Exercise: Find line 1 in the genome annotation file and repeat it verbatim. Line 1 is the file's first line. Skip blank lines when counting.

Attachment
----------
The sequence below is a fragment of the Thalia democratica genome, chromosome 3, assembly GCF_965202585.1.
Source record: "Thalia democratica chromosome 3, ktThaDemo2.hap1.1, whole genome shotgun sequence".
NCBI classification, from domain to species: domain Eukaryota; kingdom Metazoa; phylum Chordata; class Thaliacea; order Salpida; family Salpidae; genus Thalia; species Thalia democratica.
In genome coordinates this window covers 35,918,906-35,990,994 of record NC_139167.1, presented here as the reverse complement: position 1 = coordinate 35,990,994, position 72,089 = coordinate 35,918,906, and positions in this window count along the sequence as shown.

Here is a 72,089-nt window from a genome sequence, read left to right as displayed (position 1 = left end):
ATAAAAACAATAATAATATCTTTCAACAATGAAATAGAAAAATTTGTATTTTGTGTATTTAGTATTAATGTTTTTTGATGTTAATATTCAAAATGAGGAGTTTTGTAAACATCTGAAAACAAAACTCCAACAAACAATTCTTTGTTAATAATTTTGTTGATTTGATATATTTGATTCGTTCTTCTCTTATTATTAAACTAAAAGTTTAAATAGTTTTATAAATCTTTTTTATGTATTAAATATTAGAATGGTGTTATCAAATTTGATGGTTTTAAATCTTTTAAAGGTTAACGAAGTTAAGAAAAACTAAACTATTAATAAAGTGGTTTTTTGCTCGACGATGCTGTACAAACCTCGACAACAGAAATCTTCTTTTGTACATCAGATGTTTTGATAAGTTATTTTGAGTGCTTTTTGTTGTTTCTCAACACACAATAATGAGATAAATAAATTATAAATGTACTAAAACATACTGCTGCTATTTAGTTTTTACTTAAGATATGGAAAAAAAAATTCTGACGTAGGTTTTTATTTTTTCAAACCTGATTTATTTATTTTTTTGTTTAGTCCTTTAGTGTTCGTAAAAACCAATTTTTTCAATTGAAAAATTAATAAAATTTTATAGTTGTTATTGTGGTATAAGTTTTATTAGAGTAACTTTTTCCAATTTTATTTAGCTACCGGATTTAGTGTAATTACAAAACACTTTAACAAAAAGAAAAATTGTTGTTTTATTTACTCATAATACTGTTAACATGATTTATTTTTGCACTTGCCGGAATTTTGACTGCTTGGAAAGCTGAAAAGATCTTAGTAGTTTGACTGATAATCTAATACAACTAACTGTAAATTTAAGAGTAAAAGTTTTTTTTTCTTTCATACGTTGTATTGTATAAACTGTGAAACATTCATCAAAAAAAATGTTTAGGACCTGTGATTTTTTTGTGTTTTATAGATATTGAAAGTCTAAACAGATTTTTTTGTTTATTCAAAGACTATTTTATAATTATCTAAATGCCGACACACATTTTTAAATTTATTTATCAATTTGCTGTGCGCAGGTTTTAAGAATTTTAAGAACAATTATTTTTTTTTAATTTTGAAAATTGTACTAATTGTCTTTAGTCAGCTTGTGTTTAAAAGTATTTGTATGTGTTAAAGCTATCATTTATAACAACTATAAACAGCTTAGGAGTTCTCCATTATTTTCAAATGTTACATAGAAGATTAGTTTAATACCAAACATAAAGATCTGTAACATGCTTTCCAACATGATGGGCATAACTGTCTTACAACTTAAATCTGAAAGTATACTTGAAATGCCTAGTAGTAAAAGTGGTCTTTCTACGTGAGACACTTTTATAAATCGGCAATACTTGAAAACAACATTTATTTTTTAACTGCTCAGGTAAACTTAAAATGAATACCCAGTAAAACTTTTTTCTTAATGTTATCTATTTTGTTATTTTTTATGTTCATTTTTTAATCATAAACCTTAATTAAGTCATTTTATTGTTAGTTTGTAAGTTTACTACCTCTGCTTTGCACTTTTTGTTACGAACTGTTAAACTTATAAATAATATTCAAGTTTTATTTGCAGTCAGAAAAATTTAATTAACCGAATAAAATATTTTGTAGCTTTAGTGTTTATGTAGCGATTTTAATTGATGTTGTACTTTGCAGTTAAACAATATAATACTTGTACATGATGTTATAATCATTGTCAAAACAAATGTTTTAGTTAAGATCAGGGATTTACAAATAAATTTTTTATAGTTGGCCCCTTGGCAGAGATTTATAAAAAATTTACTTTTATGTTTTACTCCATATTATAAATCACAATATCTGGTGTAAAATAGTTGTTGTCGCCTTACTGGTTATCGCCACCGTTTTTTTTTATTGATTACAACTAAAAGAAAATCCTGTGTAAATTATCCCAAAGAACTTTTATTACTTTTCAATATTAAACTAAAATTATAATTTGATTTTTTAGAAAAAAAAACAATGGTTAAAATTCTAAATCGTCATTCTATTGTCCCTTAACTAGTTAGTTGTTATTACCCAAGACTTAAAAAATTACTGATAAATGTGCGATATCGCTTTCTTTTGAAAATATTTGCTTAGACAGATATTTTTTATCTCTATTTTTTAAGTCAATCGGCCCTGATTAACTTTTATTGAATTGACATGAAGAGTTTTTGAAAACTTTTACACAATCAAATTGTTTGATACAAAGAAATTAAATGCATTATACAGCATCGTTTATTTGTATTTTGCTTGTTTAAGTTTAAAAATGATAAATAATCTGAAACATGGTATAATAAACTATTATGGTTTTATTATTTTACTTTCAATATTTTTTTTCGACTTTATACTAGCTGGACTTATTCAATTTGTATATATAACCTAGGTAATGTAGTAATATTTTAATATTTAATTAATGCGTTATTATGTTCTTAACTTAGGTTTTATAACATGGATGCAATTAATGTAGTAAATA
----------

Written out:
The sequence below is a fragment of the Thalia democratica genome, chromosome 3, assembly GCF_965202585.1.